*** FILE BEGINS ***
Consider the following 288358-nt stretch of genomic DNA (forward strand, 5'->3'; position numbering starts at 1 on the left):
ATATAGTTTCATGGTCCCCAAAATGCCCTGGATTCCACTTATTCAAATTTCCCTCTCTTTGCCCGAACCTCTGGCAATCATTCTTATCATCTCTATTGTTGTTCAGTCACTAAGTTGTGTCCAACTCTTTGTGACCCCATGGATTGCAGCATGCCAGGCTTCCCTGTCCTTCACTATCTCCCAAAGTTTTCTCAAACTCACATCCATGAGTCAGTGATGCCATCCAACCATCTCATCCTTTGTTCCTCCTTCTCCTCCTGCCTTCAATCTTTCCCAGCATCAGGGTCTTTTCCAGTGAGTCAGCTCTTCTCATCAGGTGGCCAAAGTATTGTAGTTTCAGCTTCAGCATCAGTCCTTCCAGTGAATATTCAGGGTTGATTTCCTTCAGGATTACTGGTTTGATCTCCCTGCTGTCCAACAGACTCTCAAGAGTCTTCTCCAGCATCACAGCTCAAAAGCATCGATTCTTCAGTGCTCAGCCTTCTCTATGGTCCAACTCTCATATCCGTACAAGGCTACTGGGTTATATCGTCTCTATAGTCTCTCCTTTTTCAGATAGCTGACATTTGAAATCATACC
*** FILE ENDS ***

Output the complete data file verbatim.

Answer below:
Consider the following 288358-nt stretch of genomic DNA (forward strand, 5'->3'; position numbering starts at 1 on the left):
ATATAGTTTCATGGTCCCCAAAATGCCCTGGATTCCACTTATTCAAATTTCCCTCTCTTTGCCCGAACCTCTGGCAATCATTCTTATCATCTCTATTGTTGTTCAGTCACTAAGTTGTGTCCAACTCTTTGTGACCCCATGGATTGCAGCATGCCAGGCTTCCCTGTCCTTCACTATCTCCCAAAGTTTTCTCAAACTCACATCCATGAGTCAGTGATGCCATCCAACCATCTCATCCTTTGTTCCTCCTTCTCCTCCTGCCTTCAATCTTTCCCAGCATCAGGGTCTTTTCCAGTGAGTCAGCTCTTCTCATCAGGTGGCCAAAGTATTGTAGTTTCAGCTTCAGCATCAGTCCTTCCAGTGAATATTCAGGGTTGATTTCCTTCAGGATTACTGGTTTGATCTCCCTGCTGTCCAACAGACTCTCAAGAGTCTTCTCCAGCATCACAGCTCAAAAGCATCGATTCTTCAGTGCTCAGCCTTCTCTATGGTCCAACTCTCATATCCGTACAAGGCTACTGGGTTATATCGTCTCTATAGTCTCTCCTTTTTCAGATAGCTGACATTTGAAATCATACC